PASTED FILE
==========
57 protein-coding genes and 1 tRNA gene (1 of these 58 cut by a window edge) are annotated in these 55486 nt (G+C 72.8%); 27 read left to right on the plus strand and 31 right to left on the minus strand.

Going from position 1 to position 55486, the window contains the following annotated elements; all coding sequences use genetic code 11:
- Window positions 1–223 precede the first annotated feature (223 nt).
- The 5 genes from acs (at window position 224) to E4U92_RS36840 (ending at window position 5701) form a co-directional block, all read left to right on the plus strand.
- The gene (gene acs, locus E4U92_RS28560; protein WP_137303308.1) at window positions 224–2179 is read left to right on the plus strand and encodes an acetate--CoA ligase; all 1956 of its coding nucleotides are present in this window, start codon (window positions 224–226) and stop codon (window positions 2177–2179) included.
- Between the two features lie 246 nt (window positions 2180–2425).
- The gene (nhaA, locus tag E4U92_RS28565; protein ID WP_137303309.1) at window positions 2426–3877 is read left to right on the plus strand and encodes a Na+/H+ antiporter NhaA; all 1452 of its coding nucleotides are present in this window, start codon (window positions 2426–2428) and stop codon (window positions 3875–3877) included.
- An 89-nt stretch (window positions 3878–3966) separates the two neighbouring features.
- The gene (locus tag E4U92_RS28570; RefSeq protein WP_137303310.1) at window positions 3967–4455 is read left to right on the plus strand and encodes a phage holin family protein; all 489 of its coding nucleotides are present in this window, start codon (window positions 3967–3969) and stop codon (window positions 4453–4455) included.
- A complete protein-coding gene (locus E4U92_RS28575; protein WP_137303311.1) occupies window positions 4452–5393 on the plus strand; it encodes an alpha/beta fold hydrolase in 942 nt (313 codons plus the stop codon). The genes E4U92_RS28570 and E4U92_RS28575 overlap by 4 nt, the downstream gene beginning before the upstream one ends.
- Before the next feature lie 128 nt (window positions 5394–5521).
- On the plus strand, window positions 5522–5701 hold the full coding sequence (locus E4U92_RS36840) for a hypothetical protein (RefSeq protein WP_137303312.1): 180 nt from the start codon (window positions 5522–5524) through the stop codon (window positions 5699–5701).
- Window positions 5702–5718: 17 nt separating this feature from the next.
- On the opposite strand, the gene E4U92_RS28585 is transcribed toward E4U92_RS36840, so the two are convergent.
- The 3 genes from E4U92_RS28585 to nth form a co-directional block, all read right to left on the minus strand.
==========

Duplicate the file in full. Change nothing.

57 protein-coding genes and 1 tRNA gene (1 of these 58 cut by a window edge) are annotated in these 55486 nt (G+C 72.8%); 27 read left to right on the plus strand and 31 right to left on the minus strand.

Going from position 1 to position 55486, the window contains the following annotated elements; all coding sequences use genetic code 11:
- Window positions 1–223 precede the first annotated feature (223 nt).
- The 5 genes from acs (at window position 224) to E4U92_RS36840 (ending at window position 5701) form a co-directional block, all read left to right on the plus strand.
- The gene (gene acs, locus E4U92_RS28560; protein WP_137303308.1) at window positions 224–2179 is read left to right on the plus strand and encodes an acetate--CoA ligase; all 1956 of its coding nucleotides are present in this window, start codon (window positions 224–226) and stop codon (window positions 2177–2179) included.
- Between the two features lie 246 nt (window positions 2180–2425).
- The gene (nhaA, locus tag E4U92_RS28565; protein ID WP_137303309.1) at window positions 2426–3877 is read left to right on the plus strand and encodes a Na+/H+ antiporter NhaA; all 1452 of its coding nucleotides are present in this window, start codon (window positions 2426–2428) and stop codon (window positions 3875–3877) included.
- An 89-nt stretch (window positions 3878–3966) separates the two neighbouring features.
- The gene (locus tag E4U92_RS28570; RefSeq protein WP_137303310.1) at window positions 3967–4455 is read left to right on the plus strand and encodes a phage holin family protein; all 489 of its coding nucleotides are present in this window, start codon (window positions 3967–3969) and stop codon (window positions 4453–4455) included.
- A complete protein-coding gene (locus E4U92_RS28575; protein WP_137303311.1) occupies window positions 4452–5393 on the plus strand; it encodes an alpha/beta fold hydrolase in 942 nt (313 codons plus the stop codon). The genes E4U92_RS28570 and E4U92_RS28575 overlap by 4 nt, the downstream gene beginning before the upstream one ends.
- Before the next feature lie 128 nt (window positions 5394–5521).
- On the plus strand, window positions 5522–5701 hold the full coding sequence (locus E4U92_RS36840) for a hypothetical protein (RefSeq protein WP_137303312.1): 180 nt from the start codon (window positions 5522–5524) through the stop codon (window positions 5699–5701).
- Window positions 5702–5718: 17 nt separating this feature from the next.
- On the opposite strand, the gene E4U92_RS28585 is transcribed toward E4U92_RS36840, so the two are convergent.
- The 3 genes from E4U92_RS28585 to nth form a co-directional block, all read right to left on the minus strand.